When it comes to most backyard bird species, male birds take the stage with their bright and colorful plumage. In the bird world, it is most often the case that the male counterpart of the species is more colorful and striking than the female. Because of this, many female birds are not given the same attention as male birds, especially when it comes to identification and photography. But, there is good reason for the dull and often colorless feathers of female birds.

The Bird Coloration Conversation

Underlying the coloration of male and female birds within each unique species are many complicated scientific theories and concepts. Barring an ornithology deep dive, here’s a quick and simplified rundown of what science has to say about why male birds are often more colorful than their female counterparts:

Female birds prefer a colorful mate.

During the mating season, males attract females by showing off their vibrant feathers. Many experiments have shown that when this occurs, female birds are more likely to choose a mate with brightly colored plumage.

Colorful feathers signal a strong bird.

According to some studies, female birds don’t just prefer colorful feathers, but they also use them as a way to determine a potential counterpart’s health and vitality… and there is actually some science to back this up.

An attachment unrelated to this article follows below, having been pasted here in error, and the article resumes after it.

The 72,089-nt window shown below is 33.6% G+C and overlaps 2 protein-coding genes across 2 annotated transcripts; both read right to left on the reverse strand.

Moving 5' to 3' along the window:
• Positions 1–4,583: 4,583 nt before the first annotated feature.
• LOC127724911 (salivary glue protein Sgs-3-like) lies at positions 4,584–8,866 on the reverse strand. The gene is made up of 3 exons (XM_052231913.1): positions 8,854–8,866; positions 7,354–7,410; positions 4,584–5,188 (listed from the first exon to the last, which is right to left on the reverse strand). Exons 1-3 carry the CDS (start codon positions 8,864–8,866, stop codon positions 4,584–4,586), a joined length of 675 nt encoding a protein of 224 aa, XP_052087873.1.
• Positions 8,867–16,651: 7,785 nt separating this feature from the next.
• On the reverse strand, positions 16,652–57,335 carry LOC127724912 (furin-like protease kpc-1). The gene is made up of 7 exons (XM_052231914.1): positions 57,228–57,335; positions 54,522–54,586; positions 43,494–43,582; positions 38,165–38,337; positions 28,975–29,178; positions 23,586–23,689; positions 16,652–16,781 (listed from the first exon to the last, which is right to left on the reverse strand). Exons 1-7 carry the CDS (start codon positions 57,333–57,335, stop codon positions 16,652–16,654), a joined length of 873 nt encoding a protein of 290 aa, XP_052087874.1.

For some bird species, a healthy diet has a direct correlation to colorful plumage in male birds. For other species, plumage coloration is determined by the bird itself, but even this could still be a determinant of the bird’s health.

Color is a means of competition among males.

Not only is colorful plumage a way for male birds to compete for mates, it is also a way for males to compete for territory. In the battle for territory amongst birds, males can show off their flashy feathers to signal that they have occupancy over a certain area.

Color differentiates species.

Just as we use the bright colors of birds to identify different species, so do birds themselves. The colorful plumage of males allows birds within the species to recognize each other. It also allows predators outside the species to recognize birds that are not safe to eat.

Dull feathers protect female birds.

Probably one of the most widely accepted reasons for the dull feathers of many female birds is that they need to be camouflaged in order to avoid a predator attack while nesting. If females that nest in the open were brightly colored, both they themselves and their nesting flock would be incredibly vulnerable to predators.

These theories and concepts have changed over time and continue to change as more studies are done to understand bird coloration. Nevertheless, they help to understand just why bright and fancy feathers so seldom appear in a female bird’s plumage.

If you’d like to see birds of all colors in your backyard, fill your feeder with any of Lyric’s Wild Bird Food Products. They are proven to attract the widest variety of birds with the highest quality ingredients.

By Darby Seymour, Marketing Intern and Garden Writer

The female Anna’s Hummingbird is the only caretaker for the nestlings, so it is fitting that she has a duller coloration than her mate. Freebilly / iStock / Getty Images Plus
If a female Northern Cardinal had the vibrant red plumage of her partner, she would become very vulnerable during the nesting season. Mirceax / iStock / Getty Images Plus